11 Matching Annotations
  1. Mar 2022
    1. https://www.haaretz.com/archaeology/.premium.MAGAZINE-when-the-jews-believed-in-other-gods-1.6315810

      References to other Semitic gods in the Old Testament. Some general basics which will require some delving into translations and further research for stronger foundations in early Semitic religions.

    2. Legends of a storm god such as Ba’al defeating the sea are very common in the Ancient Near East.

      Storm gods like Baal are commonly seen defeating the sea in legends in the ancient Near East.


      Link this to mention of Rahab in Job 26:12.

    3. Dagon’s father was El, the head of the West Semitic pantheon. The name Israel, shows that El was originally the tutelary god of Israel (it’s right there in the name!), but over time, Yahweh took El’s place:“When the Most High (El Elyon) divided to the nations their inheritance, when he separated the sons of Adam, he set the bounds of the people according to the number of the children of Israel. For the Lord's (Yahweh’s) portion is his people; Jacob is the lot of his inheritance” (Deuteronomy 32:8-9).

      In the West Semitic pantheon of gods, El was the father of Dagon who was in turn the father of Baal. El Elyon is mentioned in Deuteronomy 32:8-9 and his name is a root word of the endonym Israel.

    4. In 1 Samuel chapter 5 we are told that after the Philistines captured the Ark of the Covenant, they took it to the Temple of Dagon in Ashdod. But this resulted in the miraculous destruction of his cult statue. Yahweh wins again.

      1 Samuel 5 describes an event at the Temple of Dagon, the father of Baal, in Ashdod where the cult's statue is destroyed.

    5. It seems that what this story and other biblical stories like it are telling is that the belief in Yahweh supplanted the worship of Ba’al. In fact it seems that in some ways, Yahweh subsumed Ba’al, taking on his attributes and powers.In some of the Bible’s more poetic texts, Yahweh is presented as a storm god in very much the same language that Ba’al is described:“At the brightness that was before him his thick clouds passed, hail stones and coals of fire. The Lord also thundered in the heavens, and the Highest gave his voice; hail stones and coals of fire. Yea, he sent out his arrows, and scattered them; and he shot out lightnings, and discomfited them” (Psalms 18:12-14).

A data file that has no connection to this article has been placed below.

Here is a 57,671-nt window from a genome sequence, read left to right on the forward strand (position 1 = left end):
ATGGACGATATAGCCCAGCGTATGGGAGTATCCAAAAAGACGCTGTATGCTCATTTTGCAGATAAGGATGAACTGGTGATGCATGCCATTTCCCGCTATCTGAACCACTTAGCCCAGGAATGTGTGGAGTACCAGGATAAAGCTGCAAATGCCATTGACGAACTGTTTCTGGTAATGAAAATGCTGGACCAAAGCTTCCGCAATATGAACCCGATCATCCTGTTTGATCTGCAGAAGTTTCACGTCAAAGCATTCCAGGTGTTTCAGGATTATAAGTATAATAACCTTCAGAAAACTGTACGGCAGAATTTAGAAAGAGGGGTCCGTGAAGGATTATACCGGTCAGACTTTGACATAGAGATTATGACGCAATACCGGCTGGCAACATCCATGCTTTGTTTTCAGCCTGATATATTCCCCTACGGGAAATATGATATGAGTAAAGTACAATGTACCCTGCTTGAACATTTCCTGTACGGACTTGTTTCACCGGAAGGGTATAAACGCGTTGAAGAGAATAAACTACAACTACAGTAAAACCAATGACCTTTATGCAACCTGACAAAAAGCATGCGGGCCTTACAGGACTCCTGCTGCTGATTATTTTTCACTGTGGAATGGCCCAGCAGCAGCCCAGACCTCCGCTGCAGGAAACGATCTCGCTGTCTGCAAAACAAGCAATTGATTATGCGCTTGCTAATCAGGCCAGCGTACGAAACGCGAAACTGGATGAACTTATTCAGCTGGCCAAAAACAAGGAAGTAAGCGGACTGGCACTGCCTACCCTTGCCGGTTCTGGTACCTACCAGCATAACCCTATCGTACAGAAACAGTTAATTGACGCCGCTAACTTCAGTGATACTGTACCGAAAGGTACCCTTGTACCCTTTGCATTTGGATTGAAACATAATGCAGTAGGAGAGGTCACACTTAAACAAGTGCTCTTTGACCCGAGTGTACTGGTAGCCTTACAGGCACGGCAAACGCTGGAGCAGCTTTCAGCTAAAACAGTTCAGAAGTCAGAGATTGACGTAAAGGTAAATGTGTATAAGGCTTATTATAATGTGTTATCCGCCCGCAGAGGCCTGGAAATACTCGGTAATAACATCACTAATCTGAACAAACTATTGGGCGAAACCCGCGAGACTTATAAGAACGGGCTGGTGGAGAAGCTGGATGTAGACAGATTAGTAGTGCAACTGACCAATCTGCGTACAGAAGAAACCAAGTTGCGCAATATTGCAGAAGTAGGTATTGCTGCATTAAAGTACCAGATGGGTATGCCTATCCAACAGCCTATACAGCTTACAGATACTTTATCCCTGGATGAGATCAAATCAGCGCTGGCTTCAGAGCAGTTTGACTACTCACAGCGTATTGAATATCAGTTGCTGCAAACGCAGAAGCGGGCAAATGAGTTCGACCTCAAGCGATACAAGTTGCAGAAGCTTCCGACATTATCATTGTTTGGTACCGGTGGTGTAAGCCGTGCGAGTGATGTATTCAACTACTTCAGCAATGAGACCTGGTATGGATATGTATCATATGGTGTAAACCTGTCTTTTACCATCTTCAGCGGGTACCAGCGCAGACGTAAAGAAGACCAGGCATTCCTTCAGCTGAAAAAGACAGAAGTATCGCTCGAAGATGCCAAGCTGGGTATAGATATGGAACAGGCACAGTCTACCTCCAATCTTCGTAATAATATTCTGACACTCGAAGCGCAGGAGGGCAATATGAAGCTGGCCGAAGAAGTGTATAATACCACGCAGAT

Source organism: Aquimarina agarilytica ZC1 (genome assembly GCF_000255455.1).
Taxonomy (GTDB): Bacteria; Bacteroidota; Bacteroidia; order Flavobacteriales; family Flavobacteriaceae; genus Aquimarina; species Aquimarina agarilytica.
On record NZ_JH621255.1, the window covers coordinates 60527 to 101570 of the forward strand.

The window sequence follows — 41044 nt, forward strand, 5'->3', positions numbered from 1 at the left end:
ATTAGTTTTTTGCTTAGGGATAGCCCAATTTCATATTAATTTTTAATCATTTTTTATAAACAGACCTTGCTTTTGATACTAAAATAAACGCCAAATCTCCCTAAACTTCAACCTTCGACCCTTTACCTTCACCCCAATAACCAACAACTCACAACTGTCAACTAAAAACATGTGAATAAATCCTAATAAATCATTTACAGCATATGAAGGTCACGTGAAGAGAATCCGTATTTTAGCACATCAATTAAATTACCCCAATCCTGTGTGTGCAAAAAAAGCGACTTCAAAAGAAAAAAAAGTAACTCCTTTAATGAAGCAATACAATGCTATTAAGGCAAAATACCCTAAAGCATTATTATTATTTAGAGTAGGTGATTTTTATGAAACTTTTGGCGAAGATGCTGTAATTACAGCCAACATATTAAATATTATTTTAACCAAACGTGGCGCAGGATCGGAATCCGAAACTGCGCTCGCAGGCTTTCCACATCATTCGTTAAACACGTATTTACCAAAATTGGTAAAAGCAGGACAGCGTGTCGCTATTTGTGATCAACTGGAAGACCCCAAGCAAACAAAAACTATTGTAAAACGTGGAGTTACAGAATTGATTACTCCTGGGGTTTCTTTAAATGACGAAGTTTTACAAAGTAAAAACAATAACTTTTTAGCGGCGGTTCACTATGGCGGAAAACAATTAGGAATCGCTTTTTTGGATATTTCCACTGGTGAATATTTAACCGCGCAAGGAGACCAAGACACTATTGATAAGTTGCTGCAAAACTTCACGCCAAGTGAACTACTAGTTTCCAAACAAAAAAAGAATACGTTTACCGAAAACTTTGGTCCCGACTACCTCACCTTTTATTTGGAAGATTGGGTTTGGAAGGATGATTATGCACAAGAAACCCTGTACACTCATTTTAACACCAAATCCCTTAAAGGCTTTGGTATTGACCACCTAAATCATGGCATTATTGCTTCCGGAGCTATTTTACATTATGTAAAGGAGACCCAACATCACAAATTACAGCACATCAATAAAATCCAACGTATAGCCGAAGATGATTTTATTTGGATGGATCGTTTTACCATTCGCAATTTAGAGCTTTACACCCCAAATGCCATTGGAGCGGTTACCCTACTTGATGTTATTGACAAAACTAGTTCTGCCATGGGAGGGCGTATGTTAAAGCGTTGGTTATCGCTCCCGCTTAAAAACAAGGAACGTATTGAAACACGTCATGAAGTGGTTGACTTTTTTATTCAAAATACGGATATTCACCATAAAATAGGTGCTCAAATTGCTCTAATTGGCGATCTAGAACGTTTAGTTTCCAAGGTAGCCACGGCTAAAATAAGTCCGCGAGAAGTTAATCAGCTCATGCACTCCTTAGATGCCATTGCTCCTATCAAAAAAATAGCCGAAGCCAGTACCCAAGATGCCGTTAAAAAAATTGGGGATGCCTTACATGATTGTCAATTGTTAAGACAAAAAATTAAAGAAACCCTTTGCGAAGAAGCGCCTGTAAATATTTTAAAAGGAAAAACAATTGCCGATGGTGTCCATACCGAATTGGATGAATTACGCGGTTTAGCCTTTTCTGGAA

Biblical passages like Psalms 18:12-24 may be indicative of Yahweh subsuming the powers and attributes of other regional gods like Ba'al.

      This makes one wonder if Yahweh evolved from other cultures into the one true god of the Hebrews?

    6. Ba’al was an honorific title of the god Hadad, in much the same way that "Adonai" (“my master”) is an honorific title for Yahweh.
    1. https://www.haaretz.com/archaeology/MAGAZINE-monumental-structure-isn-t-phoenician-harbor-it-s-a-sacred-pool-of-baal-1.10679272

      The kothon of Motya in southern Sicily had first been assumed to be an artificial harbor. It wasn’t, archaeologist Lorenzo Nigro of Sapienza proves